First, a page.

Get breaking news alerts via email

Click here to manage your alerts
The Polygamy Blog
Nate Carlisle
Reporter Nate Carlisle and photographer Trent Nelson cover polygamy for The Salt Lake Tribune. You can follow the Polygamy Blog on Twitter at @tribunepolygamy. Follow Nate Carlisle on Twitter at @natecarlisle. Follow Trent Nelson on Twitter at @trenthead.

» E-mail Nate Carlisle

» Subscribe (RSS)

(Trent Nelson | The Salt Lake Tribune) The town grocery store remains closed, Thursday November 29, 2012 in Colorado City.
Will selling land in a polygamous town create more business?

Will the sale of a city block in a polygamous town on the Utah-Arizona border spur economic development, or kill it?

Friday’s hearing on the United Effort Plan Trust mostly dealt with Guy Timpson and whether he would be kicked out of the house he currently occupies. But a curious secondary question — and one that remains unanswered — is if the sale in Colorado City, Ariz., would drive more business away than it creates.

Join the Discussion
Post a Comment

The idea is to sell the city block to Al Yarrish, who plans to open a hardware business in a long-vacant grocery store building. Yarrish told me after Friday’s hearing that opening the store is a gamble because he doesn’t know how the community will receive it; the town is mostly populated by members of the FLDS Church who tend to interact exclusively with members of their own faith.

Yarrish lives just down the road, but isn’t FLDS and runs the risk of being rejected by the community. Still, he told me, he thinks the store will work out.

Bruce Wisan — who was appointed by a judge to manage the land in the area — agrees. In court documents, Wisan and his team argue that Yarrish’s investment will bring in new commerce and be a positive addition to the community.

Which makes sense; since I’ve been covering this beat I’ve only seen a handful of other shops in Short Creek. The addition of a single store would therefore be a major injection of economic activity.

But not everyone thinks that’s exactly what will happen.

Timpson argued Friday that when Yarrish buys the property the handful of other stores on the same block will leave. Those shops include a take-out pizza restaurant and a health food store, among other things.

Incidentally, last year I bought a giant bottle of fantastic Mexican Vanilla at one of these stores for only $8. Judging from the appearance of the employees, the stores are clearly run by members of a polygamous community. However, no one — Timpson, Yarrish or anyone else — seems to know for certain if the owners are actually FLDS.

In any case, Timpson said that having these stores close their doors would be a net loss to the community, even if a hardware store opens up.

For Yarrish’s part, he went door to door asking the businesses to stick around and offering to work with them as their new landlord. Unfortunately, his efforts were rebuffed and they all plan to leave when he buys the land.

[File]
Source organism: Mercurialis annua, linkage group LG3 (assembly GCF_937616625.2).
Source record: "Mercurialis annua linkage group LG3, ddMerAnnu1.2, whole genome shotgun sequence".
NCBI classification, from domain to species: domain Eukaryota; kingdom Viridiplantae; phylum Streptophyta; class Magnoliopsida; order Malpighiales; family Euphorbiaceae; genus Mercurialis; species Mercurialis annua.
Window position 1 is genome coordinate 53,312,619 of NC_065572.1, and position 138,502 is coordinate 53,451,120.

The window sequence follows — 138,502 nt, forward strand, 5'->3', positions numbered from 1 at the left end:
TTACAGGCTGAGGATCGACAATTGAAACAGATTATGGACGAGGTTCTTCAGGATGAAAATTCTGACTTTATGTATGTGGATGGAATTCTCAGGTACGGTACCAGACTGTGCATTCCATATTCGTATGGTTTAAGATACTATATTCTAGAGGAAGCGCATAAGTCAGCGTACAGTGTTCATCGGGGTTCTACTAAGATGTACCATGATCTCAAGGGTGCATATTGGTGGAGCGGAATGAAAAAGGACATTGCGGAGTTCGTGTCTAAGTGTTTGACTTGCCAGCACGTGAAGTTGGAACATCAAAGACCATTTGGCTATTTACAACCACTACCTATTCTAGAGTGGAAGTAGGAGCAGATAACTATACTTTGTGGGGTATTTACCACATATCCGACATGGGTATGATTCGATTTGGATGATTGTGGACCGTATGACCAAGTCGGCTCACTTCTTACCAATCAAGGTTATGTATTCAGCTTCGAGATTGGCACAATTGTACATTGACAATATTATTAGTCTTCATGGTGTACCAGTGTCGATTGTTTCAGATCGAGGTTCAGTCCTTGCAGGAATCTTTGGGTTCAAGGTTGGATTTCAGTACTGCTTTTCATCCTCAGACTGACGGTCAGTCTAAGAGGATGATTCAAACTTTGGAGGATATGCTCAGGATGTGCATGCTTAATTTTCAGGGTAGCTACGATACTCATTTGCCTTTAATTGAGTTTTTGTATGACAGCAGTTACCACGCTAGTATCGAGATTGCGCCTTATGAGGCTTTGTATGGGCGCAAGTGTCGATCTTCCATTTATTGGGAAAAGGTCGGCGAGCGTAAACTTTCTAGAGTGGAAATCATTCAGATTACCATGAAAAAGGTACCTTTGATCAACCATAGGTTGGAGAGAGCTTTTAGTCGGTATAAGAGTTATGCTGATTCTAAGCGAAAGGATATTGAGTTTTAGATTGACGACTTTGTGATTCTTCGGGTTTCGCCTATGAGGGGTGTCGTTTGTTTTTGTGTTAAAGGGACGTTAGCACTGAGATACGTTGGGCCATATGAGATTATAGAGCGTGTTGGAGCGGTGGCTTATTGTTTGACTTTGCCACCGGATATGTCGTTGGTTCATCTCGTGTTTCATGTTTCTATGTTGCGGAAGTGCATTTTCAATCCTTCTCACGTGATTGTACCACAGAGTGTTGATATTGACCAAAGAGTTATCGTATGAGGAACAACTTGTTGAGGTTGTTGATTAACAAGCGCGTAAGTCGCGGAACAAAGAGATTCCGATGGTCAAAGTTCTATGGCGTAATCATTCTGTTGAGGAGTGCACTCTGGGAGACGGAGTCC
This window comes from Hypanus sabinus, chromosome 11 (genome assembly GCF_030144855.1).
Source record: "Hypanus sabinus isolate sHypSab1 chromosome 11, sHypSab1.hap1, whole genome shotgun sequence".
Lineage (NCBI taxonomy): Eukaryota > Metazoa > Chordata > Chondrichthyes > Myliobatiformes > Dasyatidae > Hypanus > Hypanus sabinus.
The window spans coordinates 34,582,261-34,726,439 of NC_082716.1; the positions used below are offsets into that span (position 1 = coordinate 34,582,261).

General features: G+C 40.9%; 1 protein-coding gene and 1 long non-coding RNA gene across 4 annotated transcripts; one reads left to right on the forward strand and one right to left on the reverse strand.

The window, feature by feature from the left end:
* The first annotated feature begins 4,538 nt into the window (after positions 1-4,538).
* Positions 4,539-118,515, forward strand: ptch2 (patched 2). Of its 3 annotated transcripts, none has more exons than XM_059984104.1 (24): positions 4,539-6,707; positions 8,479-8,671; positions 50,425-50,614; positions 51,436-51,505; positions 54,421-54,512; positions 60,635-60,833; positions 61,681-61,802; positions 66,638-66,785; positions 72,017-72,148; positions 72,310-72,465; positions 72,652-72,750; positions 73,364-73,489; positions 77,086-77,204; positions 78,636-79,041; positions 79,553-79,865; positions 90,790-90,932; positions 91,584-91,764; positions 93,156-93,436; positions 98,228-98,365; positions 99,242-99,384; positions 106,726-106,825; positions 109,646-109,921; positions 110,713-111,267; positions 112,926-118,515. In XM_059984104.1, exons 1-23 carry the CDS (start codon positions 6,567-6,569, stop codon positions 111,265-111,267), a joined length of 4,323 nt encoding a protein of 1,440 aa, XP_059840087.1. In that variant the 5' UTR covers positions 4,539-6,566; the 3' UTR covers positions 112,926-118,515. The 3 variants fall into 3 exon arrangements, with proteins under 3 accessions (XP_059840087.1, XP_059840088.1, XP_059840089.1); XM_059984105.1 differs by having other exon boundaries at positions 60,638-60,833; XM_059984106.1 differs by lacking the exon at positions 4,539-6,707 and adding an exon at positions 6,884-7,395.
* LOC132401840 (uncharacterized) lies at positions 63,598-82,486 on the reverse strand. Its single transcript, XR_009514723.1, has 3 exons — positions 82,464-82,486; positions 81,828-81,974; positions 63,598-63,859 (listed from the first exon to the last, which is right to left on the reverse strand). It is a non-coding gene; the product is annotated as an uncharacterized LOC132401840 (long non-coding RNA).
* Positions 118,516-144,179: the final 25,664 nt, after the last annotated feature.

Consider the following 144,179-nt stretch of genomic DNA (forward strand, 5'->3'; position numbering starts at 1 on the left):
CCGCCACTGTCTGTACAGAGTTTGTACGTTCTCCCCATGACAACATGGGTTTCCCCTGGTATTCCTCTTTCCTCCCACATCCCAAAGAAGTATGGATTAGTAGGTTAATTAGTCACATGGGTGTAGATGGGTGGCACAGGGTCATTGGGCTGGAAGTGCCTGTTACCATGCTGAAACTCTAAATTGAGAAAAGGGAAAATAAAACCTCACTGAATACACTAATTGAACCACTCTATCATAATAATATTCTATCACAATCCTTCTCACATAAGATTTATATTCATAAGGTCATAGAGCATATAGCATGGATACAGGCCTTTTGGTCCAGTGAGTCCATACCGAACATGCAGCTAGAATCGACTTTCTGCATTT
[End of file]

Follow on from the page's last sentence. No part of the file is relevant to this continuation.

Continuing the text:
So it seems pretty clear what is going to happen; the only question is if that will result in a net economic gain or loss for the community.

One other relevant thing stood out from Friday’s hearing: Judge Denise Lindberg is apparently unaware of these other businesses’ existence. When Timpson mentioned them, Lindberg countered that they weren’t actually operational. Her impression seemed to be that the buildings were entirely vacant. Timpson then replied that, no, actually, they aren’t.

Based on everything I’ve seen and heard, Timpson is correct; there are several operational businesses in the block that’s slated for sale.

— Jim Dalrymple II

Twitter: @jimmycdii

Copyright 2014 The Salt Lake Tribune. All rights reserved. This material may not be published, broadcast, rewritten or redistributed.

Top Reader Comments Read All Comments Post a Comment
Click here to read all comments   Click here to post a comment

About Reader Comments

Reader comments on sltrib.com are the opinions of the writer, not The Salt Lake Tribune. We will delete comments containing obscenities, personal attacks and inappropriate or offensive remarks. Flagrant or repeat violators will be banned. If you see an objectionable comment, please alert us by clicking the arrow on the upper right side of the comment and selecting "Flag comment as inappropriate". If you've recently registered with Disqus or aren't seeing your comments immediately, you may need to verify your email address. To do so, visit disqus.com/account.
See more about comments here.
  • Search Obituaries
  • Place an Obituary

  • Search Cars
  • Search Homes
  • Search Jobs
  • Search Marketplace
  • Search Legal Notices

  • Other Services
  • Advertise With Us
  • Subscribe to the Newspaper
  • Access your e-Edition
  • Frequently Asked Questions
  • Contact a newsroom staff member
  • Access the Trib Archives
  • Privacy Policy
  • Missing your paper? Need to place your paper on vacation hold? For this and any other subscription related needs, click here or call 801.204.6100.